Is this an adolescent fantasy? Sure, to some extent. You open the case to find a beautiful, naked girl, who immediately latches on to you. But part of my message there was not just to say, "hey dude, hot times on the horizon!" It's to, hopefully, if I did my job right, raise some very valid moral questions about whether doing anything with her would be morally acceptable. Though she has the body of an adult, she's in spirit more like a child. And you're her only guardian.

Though in the story, one route is to embrace your relationship with her, and there's definitely an implication of where that relationship is going, that's not the only route, nor (do I think), there's any moral implication that that's the correct route.

From my perspective, I certainly wasn't intending that to be "degrading to women." The premise is, well, science fiction, and maybe a little bit of wish-fulfillment, but everything after that, though perhaps a bit cliche, is both realistic within the terms of the world, and consistent to the characters themselves. It seems natural to me that someone who just woke up would latch on to the nearest strong personality.

The other complaint this reader lodged was that every woman in the show was "there to be a romantic interest for a male."

Well, every character is there for a reason. For the Rick and Lisa romance, for example, it's true that Lisa is there "just" to be a romantic interest for Rick--but it's equally true that Rick is there "just" to be a romantic interest for Lisa. I don't see either statement as being relevant. (In fact, neither is there "just" for their relationship with the other, they also flesh out the roles of some of the minor characters in the base, serving functions on the base and presenting minor interactions with the main character.)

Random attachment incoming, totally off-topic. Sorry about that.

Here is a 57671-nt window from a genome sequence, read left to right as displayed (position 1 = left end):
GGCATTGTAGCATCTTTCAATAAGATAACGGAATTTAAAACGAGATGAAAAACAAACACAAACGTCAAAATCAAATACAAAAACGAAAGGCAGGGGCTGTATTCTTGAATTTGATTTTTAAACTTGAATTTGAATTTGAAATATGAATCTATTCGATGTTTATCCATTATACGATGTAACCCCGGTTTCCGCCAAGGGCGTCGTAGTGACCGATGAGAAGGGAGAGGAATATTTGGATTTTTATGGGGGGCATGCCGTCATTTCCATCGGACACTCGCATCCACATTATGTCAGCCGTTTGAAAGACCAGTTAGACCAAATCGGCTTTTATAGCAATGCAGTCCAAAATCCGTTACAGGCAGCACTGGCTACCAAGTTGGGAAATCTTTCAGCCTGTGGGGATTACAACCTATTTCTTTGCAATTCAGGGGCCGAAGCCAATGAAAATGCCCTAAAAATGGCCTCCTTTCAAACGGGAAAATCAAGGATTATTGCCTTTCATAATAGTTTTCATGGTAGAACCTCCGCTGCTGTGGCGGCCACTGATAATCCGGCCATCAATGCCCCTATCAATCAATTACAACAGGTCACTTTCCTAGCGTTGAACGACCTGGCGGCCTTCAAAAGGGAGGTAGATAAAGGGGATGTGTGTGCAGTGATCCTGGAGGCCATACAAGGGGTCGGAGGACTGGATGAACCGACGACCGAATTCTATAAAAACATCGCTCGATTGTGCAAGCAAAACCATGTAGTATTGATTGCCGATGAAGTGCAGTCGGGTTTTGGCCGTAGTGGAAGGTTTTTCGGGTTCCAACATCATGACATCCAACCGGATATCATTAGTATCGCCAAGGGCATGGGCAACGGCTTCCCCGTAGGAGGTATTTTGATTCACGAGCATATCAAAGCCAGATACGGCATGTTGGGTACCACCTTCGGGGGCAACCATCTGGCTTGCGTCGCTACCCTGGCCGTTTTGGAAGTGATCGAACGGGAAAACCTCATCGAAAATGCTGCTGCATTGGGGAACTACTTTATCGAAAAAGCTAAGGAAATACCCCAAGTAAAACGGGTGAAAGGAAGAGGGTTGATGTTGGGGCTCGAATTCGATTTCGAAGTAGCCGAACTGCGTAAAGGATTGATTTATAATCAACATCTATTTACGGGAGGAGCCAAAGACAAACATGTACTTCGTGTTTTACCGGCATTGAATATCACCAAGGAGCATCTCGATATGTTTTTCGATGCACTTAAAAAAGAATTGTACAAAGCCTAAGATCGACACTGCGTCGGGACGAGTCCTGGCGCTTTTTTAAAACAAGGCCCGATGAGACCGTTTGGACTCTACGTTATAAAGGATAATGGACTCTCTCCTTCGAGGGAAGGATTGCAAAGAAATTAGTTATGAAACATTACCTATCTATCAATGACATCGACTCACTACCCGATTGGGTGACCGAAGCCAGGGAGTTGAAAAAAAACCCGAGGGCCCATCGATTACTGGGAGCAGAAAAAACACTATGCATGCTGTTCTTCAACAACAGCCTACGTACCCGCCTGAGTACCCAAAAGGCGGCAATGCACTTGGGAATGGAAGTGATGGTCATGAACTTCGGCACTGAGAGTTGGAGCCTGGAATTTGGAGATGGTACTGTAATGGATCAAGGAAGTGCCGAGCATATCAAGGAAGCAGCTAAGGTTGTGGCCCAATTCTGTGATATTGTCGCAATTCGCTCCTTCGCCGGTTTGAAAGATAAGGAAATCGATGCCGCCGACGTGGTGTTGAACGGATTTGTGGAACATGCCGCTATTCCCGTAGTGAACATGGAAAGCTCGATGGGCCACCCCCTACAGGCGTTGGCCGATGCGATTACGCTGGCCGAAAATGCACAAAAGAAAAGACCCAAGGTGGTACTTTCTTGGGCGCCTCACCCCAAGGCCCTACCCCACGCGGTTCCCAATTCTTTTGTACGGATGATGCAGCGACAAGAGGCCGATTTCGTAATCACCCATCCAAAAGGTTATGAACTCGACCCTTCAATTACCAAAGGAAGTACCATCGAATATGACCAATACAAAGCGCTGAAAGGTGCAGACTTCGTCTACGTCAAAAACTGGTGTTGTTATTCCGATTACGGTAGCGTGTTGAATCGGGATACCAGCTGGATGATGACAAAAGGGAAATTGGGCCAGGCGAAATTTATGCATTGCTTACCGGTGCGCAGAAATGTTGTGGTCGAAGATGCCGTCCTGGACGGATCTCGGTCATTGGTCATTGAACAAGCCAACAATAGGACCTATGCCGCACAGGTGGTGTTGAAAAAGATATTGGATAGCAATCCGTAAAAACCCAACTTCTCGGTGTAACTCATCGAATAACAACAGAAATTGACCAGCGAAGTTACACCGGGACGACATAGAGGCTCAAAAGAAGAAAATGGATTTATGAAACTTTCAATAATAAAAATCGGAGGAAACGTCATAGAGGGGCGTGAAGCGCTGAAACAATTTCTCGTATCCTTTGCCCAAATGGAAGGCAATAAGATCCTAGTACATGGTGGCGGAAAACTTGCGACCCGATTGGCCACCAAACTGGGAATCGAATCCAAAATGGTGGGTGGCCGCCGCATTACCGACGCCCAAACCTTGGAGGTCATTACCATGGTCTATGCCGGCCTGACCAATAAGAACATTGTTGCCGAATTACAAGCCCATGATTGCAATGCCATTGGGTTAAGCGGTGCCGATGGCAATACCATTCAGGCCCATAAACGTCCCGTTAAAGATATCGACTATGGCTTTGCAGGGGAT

The main characters has two potential love interests, but love triangles and the difficult choices those create are a common literary theme, both in high literature and pulp fiction. Any dating game takes this to extremes--are those sexist?

There are only a couple of characters that *aren't* involved in any romance. None of them happen to be women, but that's just because I happened to choose male for the gender of those characters. There was no social statement intended by that decision. It's a military setting, and most military settings today are dominated by men. If anything, I personally am impressed by Minna for being intelligent, successful, and unintimidated by her gruff coworkers and commanding officer.

So, those are my thoughts, but maybe I missed something.